This case is particularly interesting due to issues of women in combat, disabled soldiers staying in active duty, and the Israeli model. On one hand, I understand why the Army says "no." We have obligations to our wounded veterans that do not automatically extend to other citizens. While we may feel obliged to serve, the military is not obliged to accept us into its ranks. Combat readiness must be the first priority. Moreover, as we have seen with female soldiers, non-combat designations to not always prevent the soldier from ending up in combat, and in this case, his inability to hear may put himself or others at risk.

But the reality is that we already accept differences in physical standards. Age and gender based requirements are a fact of military life. As I discussed in the post about female Special Ops teams, we'll do far better to recognize different abilities rather than make a fuss about creating "equality" within the military. Equality of worth is not the same as equality of role. Keith Nolan should have his chance to earn a commission, not because we need to make the military "match the population" but because he's proven that he has tremendous potential to serve with distinction. But if we are to make such a bold move, we must eschew concern about the public response if something goes wrong. After reading his story, I believe Nolan would gladly accept the risks. And if he fulfills his potential, I believe his future brothers in arms would gladly accept them too.

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Medal of Honor- Corporal Dakota L. Meyer

It takes a lot of heroism to get my jaw to drop. But I read this over on Blackfive and was stunned. Where do we get such warriors, such men?

The President of the United States in the name of The Congress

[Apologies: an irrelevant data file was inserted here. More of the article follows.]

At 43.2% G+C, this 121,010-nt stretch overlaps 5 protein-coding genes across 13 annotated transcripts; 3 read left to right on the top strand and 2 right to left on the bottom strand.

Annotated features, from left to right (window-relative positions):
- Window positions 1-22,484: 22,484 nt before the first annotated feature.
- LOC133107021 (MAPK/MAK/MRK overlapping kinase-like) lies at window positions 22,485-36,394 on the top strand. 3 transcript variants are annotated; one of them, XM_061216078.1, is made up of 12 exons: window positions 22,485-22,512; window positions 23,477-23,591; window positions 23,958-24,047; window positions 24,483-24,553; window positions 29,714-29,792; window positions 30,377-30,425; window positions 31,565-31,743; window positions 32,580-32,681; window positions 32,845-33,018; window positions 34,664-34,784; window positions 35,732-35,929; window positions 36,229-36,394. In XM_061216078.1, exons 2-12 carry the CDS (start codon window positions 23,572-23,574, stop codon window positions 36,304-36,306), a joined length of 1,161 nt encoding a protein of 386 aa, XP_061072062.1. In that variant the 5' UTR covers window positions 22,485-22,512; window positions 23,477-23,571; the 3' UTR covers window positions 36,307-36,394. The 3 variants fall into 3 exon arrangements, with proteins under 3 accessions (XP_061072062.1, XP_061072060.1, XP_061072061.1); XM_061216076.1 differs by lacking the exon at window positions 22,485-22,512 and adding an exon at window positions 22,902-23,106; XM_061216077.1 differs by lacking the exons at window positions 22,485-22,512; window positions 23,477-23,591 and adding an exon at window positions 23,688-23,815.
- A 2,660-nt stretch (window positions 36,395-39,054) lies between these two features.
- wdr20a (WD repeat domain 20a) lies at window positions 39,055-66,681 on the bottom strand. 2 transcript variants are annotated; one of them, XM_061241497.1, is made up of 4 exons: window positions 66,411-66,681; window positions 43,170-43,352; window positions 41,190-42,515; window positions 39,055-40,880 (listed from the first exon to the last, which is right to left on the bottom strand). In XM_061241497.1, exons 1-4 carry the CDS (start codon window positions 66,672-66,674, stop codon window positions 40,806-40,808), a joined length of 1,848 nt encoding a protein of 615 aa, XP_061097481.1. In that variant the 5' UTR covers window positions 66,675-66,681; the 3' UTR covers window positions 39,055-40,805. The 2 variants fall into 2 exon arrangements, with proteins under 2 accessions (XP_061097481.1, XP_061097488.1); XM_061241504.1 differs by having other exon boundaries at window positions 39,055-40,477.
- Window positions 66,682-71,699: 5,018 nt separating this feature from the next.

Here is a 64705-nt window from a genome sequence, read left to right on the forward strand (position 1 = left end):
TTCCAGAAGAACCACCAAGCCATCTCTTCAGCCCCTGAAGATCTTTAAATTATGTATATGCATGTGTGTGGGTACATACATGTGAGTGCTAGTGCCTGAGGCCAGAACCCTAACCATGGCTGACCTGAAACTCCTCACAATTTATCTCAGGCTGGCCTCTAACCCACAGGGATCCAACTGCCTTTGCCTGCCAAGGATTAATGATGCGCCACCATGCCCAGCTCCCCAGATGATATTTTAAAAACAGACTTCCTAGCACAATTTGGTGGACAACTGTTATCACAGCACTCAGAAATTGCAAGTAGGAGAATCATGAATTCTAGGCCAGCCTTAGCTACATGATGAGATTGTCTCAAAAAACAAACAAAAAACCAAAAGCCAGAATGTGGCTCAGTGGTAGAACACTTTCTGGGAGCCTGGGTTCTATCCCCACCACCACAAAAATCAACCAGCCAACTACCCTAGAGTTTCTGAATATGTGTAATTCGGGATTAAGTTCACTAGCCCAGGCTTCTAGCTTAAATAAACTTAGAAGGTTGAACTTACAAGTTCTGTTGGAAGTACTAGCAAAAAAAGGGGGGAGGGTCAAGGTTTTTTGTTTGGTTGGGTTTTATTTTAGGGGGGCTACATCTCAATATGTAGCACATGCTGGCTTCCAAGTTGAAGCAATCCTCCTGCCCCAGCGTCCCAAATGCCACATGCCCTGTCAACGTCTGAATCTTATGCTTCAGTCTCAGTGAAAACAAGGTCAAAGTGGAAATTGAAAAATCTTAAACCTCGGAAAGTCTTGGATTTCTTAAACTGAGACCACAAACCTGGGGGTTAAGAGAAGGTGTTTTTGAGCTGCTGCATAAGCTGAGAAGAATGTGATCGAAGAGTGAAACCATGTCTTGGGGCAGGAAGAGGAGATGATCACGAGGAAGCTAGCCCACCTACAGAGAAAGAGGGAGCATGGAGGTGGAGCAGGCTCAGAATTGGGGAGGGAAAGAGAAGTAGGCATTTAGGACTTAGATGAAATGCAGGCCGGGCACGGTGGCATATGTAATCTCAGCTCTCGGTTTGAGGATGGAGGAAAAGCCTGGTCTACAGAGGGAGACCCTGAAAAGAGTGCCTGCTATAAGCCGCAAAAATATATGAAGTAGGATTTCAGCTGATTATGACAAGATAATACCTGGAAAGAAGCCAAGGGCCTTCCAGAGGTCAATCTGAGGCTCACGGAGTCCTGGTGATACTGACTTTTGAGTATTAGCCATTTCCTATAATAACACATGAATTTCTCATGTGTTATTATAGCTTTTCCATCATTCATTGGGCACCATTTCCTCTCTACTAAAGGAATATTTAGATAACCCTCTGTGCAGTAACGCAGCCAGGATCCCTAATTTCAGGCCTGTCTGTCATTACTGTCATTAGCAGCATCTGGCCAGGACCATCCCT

takes pleasure in presenting the MEDAL OF HONOR to

CORPORAL DAKOTA L. MEYER
UNITED STATES MARINE CORPS

For service as set forth in the following:

For conspicuous gallantry and intrepidity at the repeated risk of his life above and beyond the call of duty as a member of Marine Embedded Training Team 2-8, Regional Corps Advisory Command 3-7, in Kunar Province, Afghanistan, on 8 September 2009. When the forward element of his combat team began to be hit by intense fire from roughly 50 Taliban insurgents dug-in and concealed on the slopes above Ganjgal village, Corporal Meyer mounted a gun-truck, enlisted a fellow Marine to drive, and raced to attack the ambushers and aid the trapped Marines and Afghan soldiers. During a six hour fire fight, Corporal Meyer single-handedly turned the tide of the battle, saved 36 Marines and soldiers and recovered the bodies of his fallen brothers.

Four separate times he fought the kilometer up into the heart of a deadly U-shaped ambush. During the fight he killed at least eight Taliban, personally evacuated 12 friendly wounded, and provided cover for another 24 Marines and soldiers to escape likely death at the hands of a numerically superior and determined foe.

On his first foray his lone vehicle drew machine gun, mortar, rocket grenade and small arms fire while he rescued five wounded soldiers.

His second attack disrupted the enemy’s ambush and he evacuated four more wounded Marines.

Switching to another gun-truck because his was too damaged they again sped in for a third time, and as turret gunner killed several Taliban attackers at point blank range and suppressed enemy fire so 24 Marines and soldiers could break-out.

Despite being wounded, he made a fourth attack with three others to search for missing team members. Nearly surrounded and under heavy fire he dismounted the vehicle and searched house to house to recover the bodies of his fallen team members. By his extraordinary heroism, presence of mind amidst chaos and death, and unselfish devotion to his comrades in the face of great danger, Corporal Meyer reflected great credit upon himself and upheld the highest traditions of the Marine Corps and the United States Naval Service.